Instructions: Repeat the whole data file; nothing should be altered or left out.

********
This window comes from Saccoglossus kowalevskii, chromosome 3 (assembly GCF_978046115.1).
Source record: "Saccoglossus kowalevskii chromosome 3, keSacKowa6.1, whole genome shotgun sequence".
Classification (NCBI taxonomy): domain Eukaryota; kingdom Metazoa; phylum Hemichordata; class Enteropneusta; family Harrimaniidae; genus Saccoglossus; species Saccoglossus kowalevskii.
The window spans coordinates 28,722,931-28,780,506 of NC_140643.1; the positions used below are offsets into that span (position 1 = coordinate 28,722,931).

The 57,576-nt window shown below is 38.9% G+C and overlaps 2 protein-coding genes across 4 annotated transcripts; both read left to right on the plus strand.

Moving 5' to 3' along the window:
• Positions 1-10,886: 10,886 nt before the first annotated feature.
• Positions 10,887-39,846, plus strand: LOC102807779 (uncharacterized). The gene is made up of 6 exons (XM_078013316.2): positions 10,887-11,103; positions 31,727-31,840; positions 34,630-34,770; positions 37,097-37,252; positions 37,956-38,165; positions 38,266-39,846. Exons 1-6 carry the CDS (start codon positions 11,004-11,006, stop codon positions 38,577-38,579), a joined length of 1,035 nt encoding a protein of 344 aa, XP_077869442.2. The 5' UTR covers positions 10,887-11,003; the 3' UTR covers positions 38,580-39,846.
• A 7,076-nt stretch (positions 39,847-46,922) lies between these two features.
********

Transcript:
This window comes from Saccoglossus kowalevskii, chromosome 3 (assembly GCF_978046115.1).
Source record: "Saccoglossus kowalevskii chromosome 3, keSacKowa6.1, whole genome shotgun sequence".
Classification (NCBI taxonomy): domain Eukaryota; kingdom Metazoa; phylum Hemichordata; class Enteropneusta; family Harrimaniidae; genus Saccoglossus; species Saccoglossus kowalevskii.
The window spans coordinates 28,722,931-28,780,506 of NC_140643.1; the positions used below are offsets into that span (position 1 = coordinate 28,722,931).

The 57,576-nt window shown below is 38.9% G+C and overlaps 2 protein-coding genes across 4 annotated transcripts; both read left to right on the plus strand.

Moving 5' to 3' along the window:
• Positions 1-10,886: 10,886 nt before the first annotated feature.
• Positions 10,887-39,846, plus strand: LOC102807779 (uncharacterized). The gene is made up of 6 exons (XM_078013316.2): positions 10,887-11,103; positions 31,727-31,840; positions 34,630-34,770; positions 37,097-37,252; positions 37,956-38,165; positions 38,266-39,846. Exons 1-6 carry the CDS (start codon positions 11,004-11,006, stop codon positions 38,577-38,579), a joined length of 1,035 nt encoding a protein of 344 aa, XP_077869442.2. The 5' UTR covers positions 10,887-11,003; the 3' UTR covers positions 38,580-39,846.
• A 7,076-nt stretch (positions 39,847-46,922) lies between these two features.